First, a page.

A defeat for the rights of women

Now the court has ruled that women — more than half of our population — have no rights that politicians or judges are bound to respect other than perhaps the right to vote, which is specified in the Constitution.

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Editorials

June 27, 2022 - 4:42 PM

Pro-choice and anti-abortion demonstrators gather outside the U.S. Supreme Court in Washington, D.C., Friday. AFP VIA GETTY IMAGES/MANDEL NGAN/TNS

Overturning Roe v. Wade is not the first time the Supreme Court has driven a dagger into the heart of human rights and further divided a deeply troubled nation. But not since the 19th century have there been other decisions so dreadfully indefensible and consequential.

Friday’s announcement in the Mississippi abortion case, no less shocking for having been leaked months ago, is a new chapter in infamy, as pernicious as Dred Scott v. Sandford in 1857 and Plessy v. Ferguson in 1896.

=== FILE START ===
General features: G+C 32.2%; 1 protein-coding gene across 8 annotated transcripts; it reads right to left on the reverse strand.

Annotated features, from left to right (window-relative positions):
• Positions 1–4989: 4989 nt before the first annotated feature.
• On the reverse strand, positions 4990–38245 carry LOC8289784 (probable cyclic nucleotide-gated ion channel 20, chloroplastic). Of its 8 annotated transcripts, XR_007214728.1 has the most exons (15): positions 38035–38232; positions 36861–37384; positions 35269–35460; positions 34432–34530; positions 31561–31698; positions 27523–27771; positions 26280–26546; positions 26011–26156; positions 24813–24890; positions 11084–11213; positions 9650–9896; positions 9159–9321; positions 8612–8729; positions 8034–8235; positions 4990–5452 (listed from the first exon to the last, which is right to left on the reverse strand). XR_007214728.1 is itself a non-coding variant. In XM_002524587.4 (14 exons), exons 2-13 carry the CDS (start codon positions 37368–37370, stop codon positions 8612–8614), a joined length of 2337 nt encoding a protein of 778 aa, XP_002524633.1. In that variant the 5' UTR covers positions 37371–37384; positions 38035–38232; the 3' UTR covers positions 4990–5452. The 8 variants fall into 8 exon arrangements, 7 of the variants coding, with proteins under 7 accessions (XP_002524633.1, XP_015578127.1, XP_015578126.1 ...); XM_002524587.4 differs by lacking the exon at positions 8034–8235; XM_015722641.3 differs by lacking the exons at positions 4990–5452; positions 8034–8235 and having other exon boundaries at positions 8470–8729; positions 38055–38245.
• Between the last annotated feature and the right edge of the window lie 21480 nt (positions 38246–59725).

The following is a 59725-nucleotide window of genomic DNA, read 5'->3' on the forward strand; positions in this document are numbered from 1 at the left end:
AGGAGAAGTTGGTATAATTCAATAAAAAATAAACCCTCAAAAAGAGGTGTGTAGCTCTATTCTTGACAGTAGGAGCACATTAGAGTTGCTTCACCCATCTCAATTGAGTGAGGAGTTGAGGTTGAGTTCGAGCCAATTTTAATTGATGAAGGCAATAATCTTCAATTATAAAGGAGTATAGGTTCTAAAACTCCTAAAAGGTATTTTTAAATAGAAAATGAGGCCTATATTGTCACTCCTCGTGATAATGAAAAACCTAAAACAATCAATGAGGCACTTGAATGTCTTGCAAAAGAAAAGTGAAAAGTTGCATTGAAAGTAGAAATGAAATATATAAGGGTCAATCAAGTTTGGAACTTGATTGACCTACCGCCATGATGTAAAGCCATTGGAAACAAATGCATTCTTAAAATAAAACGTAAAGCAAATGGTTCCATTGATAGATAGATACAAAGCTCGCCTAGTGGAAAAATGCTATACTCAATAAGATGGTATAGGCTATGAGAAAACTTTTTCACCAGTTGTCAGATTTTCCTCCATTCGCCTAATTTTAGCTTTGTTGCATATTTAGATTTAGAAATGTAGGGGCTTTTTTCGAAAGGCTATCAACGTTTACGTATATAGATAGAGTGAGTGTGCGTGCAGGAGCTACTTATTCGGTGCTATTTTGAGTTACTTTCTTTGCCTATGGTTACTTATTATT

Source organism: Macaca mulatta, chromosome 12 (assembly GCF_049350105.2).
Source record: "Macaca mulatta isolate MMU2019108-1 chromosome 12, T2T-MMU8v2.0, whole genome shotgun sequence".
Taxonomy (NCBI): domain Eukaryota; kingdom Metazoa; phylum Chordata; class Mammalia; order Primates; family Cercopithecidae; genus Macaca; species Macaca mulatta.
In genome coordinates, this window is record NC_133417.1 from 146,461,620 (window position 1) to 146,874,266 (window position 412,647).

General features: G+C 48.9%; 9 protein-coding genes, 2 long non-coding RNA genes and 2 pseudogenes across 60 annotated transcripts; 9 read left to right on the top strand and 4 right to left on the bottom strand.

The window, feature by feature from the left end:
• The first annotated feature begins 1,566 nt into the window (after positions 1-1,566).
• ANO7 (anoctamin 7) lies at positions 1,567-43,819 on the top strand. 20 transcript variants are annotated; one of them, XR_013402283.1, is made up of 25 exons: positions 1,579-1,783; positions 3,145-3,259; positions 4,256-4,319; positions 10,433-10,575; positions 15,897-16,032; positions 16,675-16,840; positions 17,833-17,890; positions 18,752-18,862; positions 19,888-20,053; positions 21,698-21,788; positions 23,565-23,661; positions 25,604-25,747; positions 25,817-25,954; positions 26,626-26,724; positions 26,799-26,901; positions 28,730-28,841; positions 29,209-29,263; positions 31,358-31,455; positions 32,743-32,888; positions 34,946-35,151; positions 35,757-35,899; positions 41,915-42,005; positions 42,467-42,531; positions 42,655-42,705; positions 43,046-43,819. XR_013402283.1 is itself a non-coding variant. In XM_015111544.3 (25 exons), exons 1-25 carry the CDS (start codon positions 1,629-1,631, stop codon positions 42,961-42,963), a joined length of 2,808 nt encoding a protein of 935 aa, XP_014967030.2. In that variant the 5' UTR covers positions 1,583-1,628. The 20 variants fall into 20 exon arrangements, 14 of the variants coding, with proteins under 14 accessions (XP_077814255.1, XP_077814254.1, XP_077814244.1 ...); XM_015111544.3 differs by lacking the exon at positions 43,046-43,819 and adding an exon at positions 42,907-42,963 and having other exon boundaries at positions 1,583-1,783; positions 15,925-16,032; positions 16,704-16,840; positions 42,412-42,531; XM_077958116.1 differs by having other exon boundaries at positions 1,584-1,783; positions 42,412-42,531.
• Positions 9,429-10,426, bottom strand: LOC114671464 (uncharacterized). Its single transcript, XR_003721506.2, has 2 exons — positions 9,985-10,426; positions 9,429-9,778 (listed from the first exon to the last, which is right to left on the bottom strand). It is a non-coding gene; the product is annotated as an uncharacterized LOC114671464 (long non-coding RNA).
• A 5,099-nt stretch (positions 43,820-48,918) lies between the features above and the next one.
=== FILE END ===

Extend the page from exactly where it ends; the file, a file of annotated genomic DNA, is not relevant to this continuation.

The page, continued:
Dred Scott brought on the Civil War, holding that Blacks could not be citizens, with no rights worthy of respect, and that Congress could not ban slavery in the territories. Plessy condoned separate but equal and legalized much of slavery under the guise of Jim Crow. Millions suffered, and still suffer, from the lingering consequences.

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